Mario + Rabbids Kingdom Battle could be the shake-up the genre needs

But I'm not Rabbid for it yet...

by on August 1, 2017
 

I would never describe myself as a hardcore Rabbids or Mario fan. Strategy games, however, are king: be it turn-based, real-time or even the dreaded MOBA. I’ve enjoyed many a night burning the midnight-oil for that “one more turn” invariably lasting until sunrise. XCOM 2’s E3 expansion reveal was a personal highlight of the show for me this year: while the base game had its fair share of issues I am still more than happy to dive back in at the cost of a few evenings. So it goes without saying that the Ubisoft reveal of Mario + Rabbids Kingdom Battle caught my interest – albeit with some trepidation.

My immediate concerns were that Kingdom Battle would forgo complexity for the sake of accessibility, thus never reaching the same level of its competitor. Mario and Rabbids are both family orientated licenses and their titles are naturally targeted towards younger audiences, so some simplicity is to be expected.

After a few hours of hands on, though, it seemed my caution had been misplaced. My fears of it being nothing more than a re-skin seemed almost insulting now. From what I played it appears that Kingdom Battle has taken the XCOM framework, added the unique charm of both of the titular franchises, and made it their own with new, interesting ideas. It’s less filler, more killer

For example, the pipes used to traverse levels in the original Super Mario games have been incorporated here true to form, allowing for quick movement around levels which, used in conjunction with the jump ability, creates a much more mobile and fast paced combat. The lack of fog-of-war was another missing shackle, so I was no longer carefully edging forward wary of ambushes and instead charging forward with abandon.

Carefully positioning and overwatching my squad behind the best cover available took a backseat in favour of propelling them off of enemies so I could smack them with a hammer. Most of the mission’s main objective was to simply reach point B, with various obstacles in the way, such as ghost traps that when activated would teleport the character to the other side of the map. Alone. Never a good spot to be in.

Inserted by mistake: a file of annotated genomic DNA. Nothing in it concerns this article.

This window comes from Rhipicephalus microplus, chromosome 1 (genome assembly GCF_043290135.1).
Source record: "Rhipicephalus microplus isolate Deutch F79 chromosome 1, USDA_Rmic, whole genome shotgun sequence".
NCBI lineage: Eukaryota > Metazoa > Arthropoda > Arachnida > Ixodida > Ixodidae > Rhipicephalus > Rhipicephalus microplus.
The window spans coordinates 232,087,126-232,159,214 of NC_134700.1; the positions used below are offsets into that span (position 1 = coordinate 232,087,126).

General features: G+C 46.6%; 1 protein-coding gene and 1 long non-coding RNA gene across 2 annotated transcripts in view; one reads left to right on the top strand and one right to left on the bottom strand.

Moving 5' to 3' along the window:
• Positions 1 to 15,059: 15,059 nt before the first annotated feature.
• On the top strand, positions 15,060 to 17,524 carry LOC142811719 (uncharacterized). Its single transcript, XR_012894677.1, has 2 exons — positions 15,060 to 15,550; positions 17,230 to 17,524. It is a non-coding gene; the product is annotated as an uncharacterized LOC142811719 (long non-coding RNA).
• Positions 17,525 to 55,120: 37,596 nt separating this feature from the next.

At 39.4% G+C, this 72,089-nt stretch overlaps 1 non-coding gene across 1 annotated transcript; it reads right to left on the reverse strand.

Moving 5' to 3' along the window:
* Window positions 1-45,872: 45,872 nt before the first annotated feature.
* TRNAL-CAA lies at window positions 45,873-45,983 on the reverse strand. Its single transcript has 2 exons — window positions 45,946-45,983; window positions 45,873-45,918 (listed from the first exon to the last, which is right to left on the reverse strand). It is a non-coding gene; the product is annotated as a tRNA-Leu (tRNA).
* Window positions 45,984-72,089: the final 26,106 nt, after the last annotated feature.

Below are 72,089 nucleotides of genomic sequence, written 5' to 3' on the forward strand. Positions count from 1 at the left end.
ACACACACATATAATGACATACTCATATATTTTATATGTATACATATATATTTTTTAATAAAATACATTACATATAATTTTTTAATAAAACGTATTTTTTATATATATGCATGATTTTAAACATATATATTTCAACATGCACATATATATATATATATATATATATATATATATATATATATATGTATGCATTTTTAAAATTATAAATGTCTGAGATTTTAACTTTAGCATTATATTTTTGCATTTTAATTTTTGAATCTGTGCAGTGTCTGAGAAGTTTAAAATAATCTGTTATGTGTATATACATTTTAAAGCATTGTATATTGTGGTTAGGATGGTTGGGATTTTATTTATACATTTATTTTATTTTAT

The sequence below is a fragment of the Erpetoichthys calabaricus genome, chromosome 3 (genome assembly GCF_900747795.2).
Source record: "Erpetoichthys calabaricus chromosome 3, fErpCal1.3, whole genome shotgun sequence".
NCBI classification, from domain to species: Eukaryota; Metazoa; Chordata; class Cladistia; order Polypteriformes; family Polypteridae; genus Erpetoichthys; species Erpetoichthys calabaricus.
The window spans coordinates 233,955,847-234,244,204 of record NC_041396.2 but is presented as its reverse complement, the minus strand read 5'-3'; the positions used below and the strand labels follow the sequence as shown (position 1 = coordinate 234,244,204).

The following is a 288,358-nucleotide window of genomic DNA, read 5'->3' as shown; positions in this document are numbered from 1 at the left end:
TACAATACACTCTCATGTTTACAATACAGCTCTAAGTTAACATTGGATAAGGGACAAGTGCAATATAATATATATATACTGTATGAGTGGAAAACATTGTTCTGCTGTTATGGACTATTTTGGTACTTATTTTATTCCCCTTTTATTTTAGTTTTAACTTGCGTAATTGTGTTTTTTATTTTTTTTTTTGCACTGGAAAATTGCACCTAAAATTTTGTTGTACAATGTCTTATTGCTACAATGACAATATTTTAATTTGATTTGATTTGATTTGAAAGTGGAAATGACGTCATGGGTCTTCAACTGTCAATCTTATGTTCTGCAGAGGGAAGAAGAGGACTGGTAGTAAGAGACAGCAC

Even the time you spend preparing in between battles is minimal: there appears to be no base to upgrade, no tech to research, no staff to manage and no global map to traverse. Instead you have some simple puzzles, one involved reflecting light via mirrors, which while hardly a devilish challenge like those faced in The Crystal Maze, it was a nice change of focus. The progression system is simple, each character has unique skill trees that allow you to specialise in the way you want: extra jump damage, more health, more overwatch shots, etc.

You can purchase new weapons each with various traits. The “Bounce” trait for example would push enemies in the direction they had been shot, usually out of cover and off of the map, dealing extra damage. All of this with the same intuitive design that has become a staple of a Nintendo title. Mario and pals are not out of place here.

The main hook that caught many players of the XCOM series is the stories they created for their soldiers, the personality that they imposed upon them from a few innocuous lines of dialogue and a terrible haircut. Some modeled their squad on real life friends and co-workers while others recreated celebrities, characters of fictions and world leaders.

Mario + Rabbids Kingdom Battle currently does not have this self creation process, half the cast consists of the most well known and recognisable characters in video game history – the Prime Minister of Japan dressed as Mario at the Olympic closing ceremony for goodness sake. Capitalising on this, the Rabbid characters I faced were written as foils for the Nintendo cast. The Rabbids could never realistically compete for the spotlight, so why bother? A supporting and antagonistic role fits them perfectly here.

The boss that I fought was a ghostly opera singer who throughout the fight, threw some pretty decent digs at Mario that even I chuckled at. Touching on his overused catchphrases, terrible luck with women and his (let’s all finally admit it) poor moustache. It was the right side of charming and a good few shades away from obnoxious.

I am very interested in seeing what the full game has to offer and what it will add to the XCOM formula. Competition breeds innovation, and this could be the shake up the scene needed.

Mario + Rabbids Kingdom Battle is a Nintendo Switch exclusive, coming out on August 29, 2017.

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